Random and not so random musings from a 5th generation NE Missourian who became a 1st generation Episcopalian. Let the good times roll!

In my quest to figure out ways to become more "quiet" in my personal prayer time, last night I stumbled upon what seems to be a great idea for me. I found it on this site. It's called Imaginatio Divina. The basic technique is here.

No doubt, I am out of my league with "art." One of my friends, who fancies herself as a "real artist" teases me about being an "art zero," and joshingly razzes me that I consider dogs playing poker and black velvet paintings of Elvis as "art." (Ok, well, I'm not quite THAT bad. But I do consider Ducks Unlimited prints of hunting dogs as art. I confess to being enamored with the difficulties of painting a black Laborador Retriever, how you use all these colors to paint a black dog!)

But I will also say, no doubt my two strongest senses are visual and tactile. What little I've seen of the Holy Spirit, to me, She's visual and felt.

I also know that to some degree I am a "short bus rider" when it comes to apophatic prayer. My mind just does not go to "blank." The best I can do is get the thoughts zipping around in my head to go in a uniform direction, but as I once told my priest, "In my quiet place in my head, there's always SOMETHING moving." I am afraid Thomas Keating and I share relatively few DNA base pairs except the general "human" ones. I think the closest in recent memory I ever had to being even remotely close to "blank" was when I suffered a head injury. That is the closest my mind ever felt to being "emptied."

But on my retreat, one of the monks and I were chatting about cataphatic prayer. Although historically, cataphatic prayer was used through spoken Psalms or other Bible phrases or prayers, but it also uses icons and holy images. In other words, it was the power of prayer through a created image that intrigued me. What if I created an image in my MIND rather than a "pre-fabricated" holy image?

It was suggested to me to think of things like "imagine you and Jesus walking on the beach." Well, me and Jesus walking on the beach didn't work, because he looked like Truck Stop Black Velvet Painting Jesus, and I found that distracting. Actually, I had to remove people entirely from my imagery. But I did find that I could imagine a dense oak-hickory forest, like we have here, with sunlight streaming from the sky in rivets, the heat from the rivets of sunlight being individual connections to God. Hey, I could do THAT and be quiet!

But sometimes, I'm tired, and my imagination is a little dull. Sometimes, I think, I need a picture that will give me a jump start. But typical "holy pictures" don't do it for me, because they have PEOPLE in them, and people distract me, and when I'm being quiet with God, honestly, I don't want anything to do with people.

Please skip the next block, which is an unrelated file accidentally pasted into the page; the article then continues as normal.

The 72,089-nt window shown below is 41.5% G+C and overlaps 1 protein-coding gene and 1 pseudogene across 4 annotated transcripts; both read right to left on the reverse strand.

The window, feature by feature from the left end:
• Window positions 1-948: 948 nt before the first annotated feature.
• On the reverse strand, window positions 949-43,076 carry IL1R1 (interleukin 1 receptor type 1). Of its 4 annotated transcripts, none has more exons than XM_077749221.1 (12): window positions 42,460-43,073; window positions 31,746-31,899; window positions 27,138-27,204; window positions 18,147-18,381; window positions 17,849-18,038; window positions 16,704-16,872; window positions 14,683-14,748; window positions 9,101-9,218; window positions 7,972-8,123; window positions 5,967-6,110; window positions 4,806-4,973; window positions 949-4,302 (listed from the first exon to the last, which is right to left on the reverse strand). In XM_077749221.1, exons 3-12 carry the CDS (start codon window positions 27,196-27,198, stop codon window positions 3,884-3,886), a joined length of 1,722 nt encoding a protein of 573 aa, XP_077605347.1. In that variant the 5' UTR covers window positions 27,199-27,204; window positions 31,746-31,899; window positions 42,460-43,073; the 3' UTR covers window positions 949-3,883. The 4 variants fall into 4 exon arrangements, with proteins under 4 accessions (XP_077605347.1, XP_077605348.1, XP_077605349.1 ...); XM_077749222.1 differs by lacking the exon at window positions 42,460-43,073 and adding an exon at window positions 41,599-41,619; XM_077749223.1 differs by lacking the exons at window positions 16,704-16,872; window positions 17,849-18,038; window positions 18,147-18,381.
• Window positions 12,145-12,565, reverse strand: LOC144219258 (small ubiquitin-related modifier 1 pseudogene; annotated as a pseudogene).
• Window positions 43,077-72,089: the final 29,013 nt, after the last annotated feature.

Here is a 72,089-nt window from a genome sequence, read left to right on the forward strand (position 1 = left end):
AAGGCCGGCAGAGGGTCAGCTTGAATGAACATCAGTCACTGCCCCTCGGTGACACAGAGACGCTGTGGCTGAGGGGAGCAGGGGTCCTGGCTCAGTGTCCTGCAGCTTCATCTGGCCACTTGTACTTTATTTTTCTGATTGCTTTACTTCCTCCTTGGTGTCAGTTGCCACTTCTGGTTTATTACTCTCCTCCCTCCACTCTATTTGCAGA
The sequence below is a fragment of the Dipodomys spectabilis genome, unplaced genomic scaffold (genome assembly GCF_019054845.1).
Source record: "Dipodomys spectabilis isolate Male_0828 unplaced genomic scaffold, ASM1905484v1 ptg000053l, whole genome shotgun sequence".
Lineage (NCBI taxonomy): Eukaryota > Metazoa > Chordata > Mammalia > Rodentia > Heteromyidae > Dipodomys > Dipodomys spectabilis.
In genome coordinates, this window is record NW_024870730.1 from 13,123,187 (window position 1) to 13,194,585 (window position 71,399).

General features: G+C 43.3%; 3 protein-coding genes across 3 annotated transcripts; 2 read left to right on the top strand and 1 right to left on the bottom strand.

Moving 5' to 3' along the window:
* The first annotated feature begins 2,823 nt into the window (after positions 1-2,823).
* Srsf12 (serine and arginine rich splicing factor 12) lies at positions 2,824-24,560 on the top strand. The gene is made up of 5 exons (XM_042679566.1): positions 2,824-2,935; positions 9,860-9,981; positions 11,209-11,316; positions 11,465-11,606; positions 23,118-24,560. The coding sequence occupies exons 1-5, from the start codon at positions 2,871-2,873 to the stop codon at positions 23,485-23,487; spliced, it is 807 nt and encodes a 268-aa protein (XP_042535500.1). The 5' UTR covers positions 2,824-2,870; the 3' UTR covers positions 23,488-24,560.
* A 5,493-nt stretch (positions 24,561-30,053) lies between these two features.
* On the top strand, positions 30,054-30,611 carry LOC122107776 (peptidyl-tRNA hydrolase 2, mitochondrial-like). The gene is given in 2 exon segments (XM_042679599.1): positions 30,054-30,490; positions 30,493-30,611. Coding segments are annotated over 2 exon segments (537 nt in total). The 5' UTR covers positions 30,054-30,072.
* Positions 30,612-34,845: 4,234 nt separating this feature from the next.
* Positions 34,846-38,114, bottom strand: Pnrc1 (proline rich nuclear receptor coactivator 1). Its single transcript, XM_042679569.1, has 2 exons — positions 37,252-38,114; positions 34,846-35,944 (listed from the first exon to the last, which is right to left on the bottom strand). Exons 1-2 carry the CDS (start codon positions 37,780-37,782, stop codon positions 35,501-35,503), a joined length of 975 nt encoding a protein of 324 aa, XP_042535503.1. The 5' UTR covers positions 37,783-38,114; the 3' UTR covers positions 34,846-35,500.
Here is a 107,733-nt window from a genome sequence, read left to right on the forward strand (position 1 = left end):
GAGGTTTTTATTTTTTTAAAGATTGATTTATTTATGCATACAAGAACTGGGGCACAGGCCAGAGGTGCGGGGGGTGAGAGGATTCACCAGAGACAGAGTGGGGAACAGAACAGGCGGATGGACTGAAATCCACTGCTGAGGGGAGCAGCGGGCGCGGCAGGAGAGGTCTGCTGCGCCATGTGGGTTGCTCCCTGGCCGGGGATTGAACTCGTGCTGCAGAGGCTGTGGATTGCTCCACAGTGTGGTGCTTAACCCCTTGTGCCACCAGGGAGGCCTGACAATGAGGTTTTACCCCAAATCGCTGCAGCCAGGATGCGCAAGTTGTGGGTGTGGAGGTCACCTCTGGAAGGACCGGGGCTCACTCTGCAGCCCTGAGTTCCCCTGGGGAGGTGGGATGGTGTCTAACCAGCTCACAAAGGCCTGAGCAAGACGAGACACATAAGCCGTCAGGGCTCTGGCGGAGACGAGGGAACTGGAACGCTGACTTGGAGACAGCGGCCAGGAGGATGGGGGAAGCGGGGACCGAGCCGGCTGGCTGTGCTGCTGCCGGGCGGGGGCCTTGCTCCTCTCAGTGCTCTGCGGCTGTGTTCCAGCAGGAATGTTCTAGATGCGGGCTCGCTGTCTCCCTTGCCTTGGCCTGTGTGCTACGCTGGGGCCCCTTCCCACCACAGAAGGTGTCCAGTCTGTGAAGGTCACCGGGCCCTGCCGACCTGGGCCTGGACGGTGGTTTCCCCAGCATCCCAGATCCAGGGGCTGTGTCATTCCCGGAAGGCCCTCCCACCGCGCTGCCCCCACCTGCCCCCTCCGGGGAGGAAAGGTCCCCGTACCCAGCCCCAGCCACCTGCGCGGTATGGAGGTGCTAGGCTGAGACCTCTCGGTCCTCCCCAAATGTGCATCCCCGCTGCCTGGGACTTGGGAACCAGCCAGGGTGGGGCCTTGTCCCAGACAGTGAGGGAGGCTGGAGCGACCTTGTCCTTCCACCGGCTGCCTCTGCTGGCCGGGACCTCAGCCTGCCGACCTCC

After reading this last night, it struck me, "Hey...Google Images can drag all kinds of art up to me." So I tried it, using the picture above that was right on the page that discussed this technique--it's the picture above. (Ok, so I was lazy.) I became halfway excited with that, "Hey! I can do this!" feeling. I could feel myself lounging back in this boat, the waves rocking it ever so gently, moving from gentle calm to sort of stormy stuff not dissimilar to how the Disciples must have felt in the boat in the storm. It was the gathering storm of Holy Week, in my mind, as we head into Maundy Thursday. It made me feel the real power of that storm, that dark, that would come before the light.

It sounds silly, but I felt good just that I could do this. I'll be honest. I am crap when it comes to praying. I cannot spontaneously pray worth a hoot. (It's the one thing I am jealous about the Baptists. Good spontaneous pray-ers seem to come from there more than my world, but then again, you've got to wade through a LOT of bad spontaneous praying to get to the good stuff.) I can feel things in the prayers I write myself. I can find zones of prayer within the liturgy and its and then. But I can't pray out loud worth a damn without my frustration showing through, and I can't make my mind a blank in the "classic contemplative/centering prayer" way.

I know, however, I do have to cut myself a little slack. Jane Redmont's book helped me there. It affirmed something I sort of knew intuitively, that a lot of the things I do really ARE "prayer" it's just sort of, um...non-standard prayer by conventional prayer definitions.

But I have to confess this Imaginatio Divina business has some real potential for me in terms of feeling like I CAN have silent prayer time and help me feel like I'm not a "2nd class prayer citizen." If you have some of the same issues I do, you might give it a try.


You know, Clark Berge came and presented at a weekend retreat a few years back and what he taught me about meditation has been so helpful. He says rather than fight the thoughts in your head as you attempt to quiet yourself - name them as they appear by emotion. That's anxiety, that's anger, that's helps you disengage from the thoughts and I have found that it helps and if I lose my focus and they creep back in you just keep naming them.

Jack Kornfield's book "A Path with Heart" talks about "calling our demons by name." It's a Buddhist meditation book, but I have found it very helpful to call things like "bordeom", "confusion", "anger," and "distraction" out when I am trying to quiet myself.



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Kirksville, Missouri, United States
I'm a longtime area resident of that quirky and wonderful place called Kirksville, MO and am wondering what God has hiding round the next corner in my life.

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